16 January 2020
In this interview, Ramzi Kaiss, currently enrolled in our MAS in Transitional Justice, Human Rights and the Rule of Law (MTJ) tells us about the programme and life in Geneva.
My Name is Ramzi Kaiss and I come from Beirut, Lebanon. Before studying at the Geneva Academy, I completed a bachelor’s degree in Philosophy and International Relations at Connecticut College in the United States (US). After graduating, I worked in the US at an educational non-profit organization that develops training workshops and produces educational curricula related to periods of genocide and mass atrocity. I then returned to Beirut where I worked at the Beit Touyour Ayloul Foundation as part of the team that was archiving the early works and articles of the late Lebanese author and women’s rights activist, Emily Nasrallah.
Lebanon has an interesting history of transition from war to peace in the absence of transitional justice mechanisms. As someone interested in the history and current political landscape of the country and the region, I knew I wanted to deepen my knowledge of transitional justice issues. I found that the Geneva Academy’s MTJ programme was an ideal option for someone interested in studying transitional justice and human rights from a theoretical, political, legal and practical approach.
The best thing about the programme has been the classes and the people, from the professors to my colleagues. There are so many different ways in which one can approach transitional justice, and it is quite rewarding when you are around people who have a great experience doing transitional justice and human rights work in different contexts and in different capacities, from the governmental to non-governmental, academic and legal.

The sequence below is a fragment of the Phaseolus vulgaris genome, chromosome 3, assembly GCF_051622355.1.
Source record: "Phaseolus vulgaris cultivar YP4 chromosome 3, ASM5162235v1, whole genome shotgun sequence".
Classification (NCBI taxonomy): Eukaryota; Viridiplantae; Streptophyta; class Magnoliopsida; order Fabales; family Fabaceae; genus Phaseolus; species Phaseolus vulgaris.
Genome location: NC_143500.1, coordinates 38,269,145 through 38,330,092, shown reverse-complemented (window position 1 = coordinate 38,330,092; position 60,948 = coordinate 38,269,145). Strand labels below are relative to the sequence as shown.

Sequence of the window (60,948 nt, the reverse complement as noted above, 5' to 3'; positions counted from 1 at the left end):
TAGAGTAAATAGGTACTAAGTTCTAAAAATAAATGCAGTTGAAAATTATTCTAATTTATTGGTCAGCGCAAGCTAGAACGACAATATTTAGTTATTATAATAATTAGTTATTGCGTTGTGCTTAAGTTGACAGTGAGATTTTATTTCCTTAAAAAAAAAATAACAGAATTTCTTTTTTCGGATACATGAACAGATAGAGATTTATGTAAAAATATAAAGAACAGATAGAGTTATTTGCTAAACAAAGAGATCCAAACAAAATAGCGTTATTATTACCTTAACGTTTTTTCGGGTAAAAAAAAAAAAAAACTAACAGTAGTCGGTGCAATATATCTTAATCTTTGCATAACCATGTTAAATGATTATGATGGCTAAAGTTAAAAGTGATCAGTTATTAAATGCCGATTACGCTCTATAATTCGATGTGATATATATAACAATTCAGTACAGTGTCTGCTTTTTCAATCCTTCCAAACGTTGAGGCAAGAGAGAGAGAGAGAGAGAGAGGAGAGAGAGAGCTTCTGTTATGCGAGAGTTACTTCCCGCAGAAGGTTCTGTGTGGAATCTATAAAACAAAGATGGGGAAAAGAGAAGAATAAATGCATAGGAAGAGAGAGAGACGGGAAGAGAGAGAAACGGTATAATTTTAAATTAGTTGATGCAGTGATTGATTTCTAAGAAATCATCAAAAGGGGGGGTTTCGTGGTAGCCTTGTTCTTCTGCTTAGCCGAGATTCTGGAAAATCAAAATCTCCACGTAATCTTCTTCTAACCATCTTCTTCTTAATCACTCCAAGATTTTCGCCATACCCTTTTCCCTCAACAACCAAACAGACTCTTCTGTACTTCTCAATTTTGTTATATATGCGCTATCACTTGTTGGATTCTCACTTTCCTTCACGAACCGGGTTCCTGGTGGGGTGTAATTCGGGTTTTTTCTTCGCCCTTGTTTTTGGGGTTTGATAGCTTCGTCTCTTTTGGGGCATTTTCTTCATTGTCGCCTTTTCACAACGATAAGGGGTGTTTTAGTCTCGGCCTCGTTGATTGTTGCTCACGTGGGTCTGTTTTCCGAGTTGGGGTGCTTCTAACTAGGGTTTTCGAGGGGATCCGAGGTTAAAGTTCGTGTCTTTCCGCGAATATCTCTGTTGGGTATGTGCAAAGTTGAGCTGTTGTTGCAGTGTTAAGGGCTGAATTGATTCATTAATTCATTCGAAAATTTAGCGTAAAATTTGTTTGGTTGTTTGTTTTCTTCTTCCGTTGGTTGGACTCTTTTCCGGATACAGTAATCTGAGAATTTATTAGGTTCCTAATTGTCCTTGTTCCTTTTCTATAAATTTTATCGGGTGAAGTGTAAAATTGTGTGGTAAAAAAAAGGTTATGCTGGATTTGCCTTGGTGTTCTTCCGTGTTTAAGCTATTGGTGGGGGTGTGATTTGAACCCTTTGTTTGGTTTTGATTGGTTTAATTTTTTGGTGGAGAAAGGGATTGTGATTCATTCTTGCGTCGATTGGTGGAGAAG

For now, I am not certain, but I hope that the research internship during the second semester and the planning process for the MTJ paper will provide me with some space to reflect on whether I want to pursue my academic research or explore work opportunities related to transitional justice issues in Lebanon and the wider Arab region.
The photo was taken during a site visit to the headquarters of the International Committee of the Red Cross (ICRC). My friend and classmate Kinda insisted that I take a photo to send back home. So here it is.
Applications will run until 29 January 2021 for applications with a scholarship and until 26 February 2021 for applications without a scholarship.
Support our one-month crowdfunding campaign to raise funds for scholarships for our LLM in IHL and Human Rights and MAS in Transitional Justice.
Francisco Proner / Farpa/ CIDH
This short course, which can be followed in Geneva or online, aims at presenting the institutions and procedures in charge of the implementation of international human rights law.
This short course, which can be followed in Geneva or online, reviews the origins of international criminal law, its relationship with the international legal order including the UN Security Council and its coexistence with national justice institutions. The scope of international crimes – genocide, crimes against humanity, war crimes and the crime of aggression – is considered alongside initiatives to expand or add to these categories.
UN Photo / Jean-Marc Ferré
Cámara de Diputadas y Diputados de Chile
This project aims to gain a more comprehensive understanding of the strengths and weaknesses affecting different National Human Rights Systems.